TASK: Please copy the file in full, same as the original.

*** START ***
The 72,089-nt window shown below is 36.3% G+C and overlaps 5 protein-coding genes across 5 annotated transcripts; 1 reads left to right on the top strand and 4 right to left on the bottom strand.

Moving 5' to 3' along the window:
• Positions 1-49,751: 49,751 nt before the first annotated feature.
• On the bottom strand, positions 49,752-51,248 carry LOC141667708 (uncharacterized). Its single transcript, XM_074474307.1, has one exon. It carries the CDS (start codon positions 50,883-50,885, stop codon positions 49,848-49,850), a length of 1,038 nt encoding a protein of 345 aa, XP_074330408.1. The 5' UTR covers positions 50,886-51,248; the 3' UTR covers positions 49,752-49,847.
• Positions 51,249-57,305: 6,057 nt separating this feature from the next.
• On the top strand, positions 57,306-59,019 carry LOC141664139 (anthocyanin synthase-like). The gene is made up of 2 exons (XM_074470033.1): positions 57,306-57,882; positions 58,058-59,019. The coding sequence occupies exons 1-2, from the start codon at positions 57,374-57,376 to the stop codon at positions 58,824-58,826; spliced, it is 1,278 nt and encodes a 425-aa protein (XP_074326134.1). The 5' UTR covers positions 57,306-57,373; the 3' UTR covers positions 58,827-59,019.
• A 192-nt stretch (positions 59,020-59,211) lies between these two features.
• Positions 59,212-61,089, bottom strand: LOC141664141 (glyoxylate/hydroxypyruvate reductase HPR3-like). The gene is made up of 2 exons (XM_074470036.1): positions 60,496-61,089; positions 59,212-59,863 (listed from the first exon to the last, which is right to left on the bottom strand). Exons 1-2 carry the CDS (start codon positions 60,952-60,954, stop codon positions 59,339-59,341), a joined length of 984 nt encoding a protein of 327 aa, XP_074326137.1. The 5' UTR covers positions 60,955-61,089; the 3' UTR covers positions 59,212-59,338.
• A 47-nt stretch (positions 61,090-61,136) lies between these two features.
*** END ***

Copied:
The 72,089-nt window shown below is 36.3% G+C and overlaps 5 protein-coding genes across 5 annotated transcripts; 1 reads left to right on the top strand and 4 right to left on the bottom strand.

Moving 5' to 3' along the window:
• Positions 1-49,751: 49,751 nt before the first annotated feature.
• On the bottom strand, positions 49,752-51,248 carry LOC141667708 (uncharacterized). Its single transcript, XM_074474307.1, has one exon. It carries the CDS (start codon positions 50,883-50,885, stop codon positions 49,848-49,850), a length of 1,038 nt encoding a protein of 345 aa, XP_074330408.1. The 5' UTR covers positions 50,886-51,248; the 3' UTR covers positions 49,752-49,847.
• Positions 51,249-57,305: 6,057 nt separating this feature from the next.
• On the top strand, positions 57,306-59,019 carry LOC141664139 (anthocyanin synthase-like). The gene is made up of 2 exons (XM_074470033.1): positions 57,306-57,882; positions 58,058-59,019. The coding sequence occupies exons 1-2, from the start codon at positions 57,374-57,376 to the stop codon at positions 58,824-58,826; spliced, it is 1,278 nt and encodes a 425-aa protein (XP_074326134.1). The 5' UTR covers positions 57,306-57,373; the 3' UTR covers positions 58,827-59,019.
• A 192-nt stretch (positions 59,020-59,211) lies between these two features.
• Positions 59,212-61,089, bottom strand: LOC141664141 (glyoxylate/hydroxypyruvate reductase HPR3-like). The gene is made up of 2 exons (XM_074470036.1): positions 60,496-61,089; positions 59,212-59,863 (listed from the first exon to the last, which is right to left on the bottom strand). Exons 1-2 carry the CDS (start codon positions 60,952-60,954, stop codon positions 59,339-59,341), a joined length of 984 nt encoding a protein of 327 aa, XP_074326137.1. The 5' UTR covers positions 60,955-61,089; the 3' UTR covers positions 59,212-59,338.
• A 47-nt stretch (positions 61,090-61,136) lies between these two features.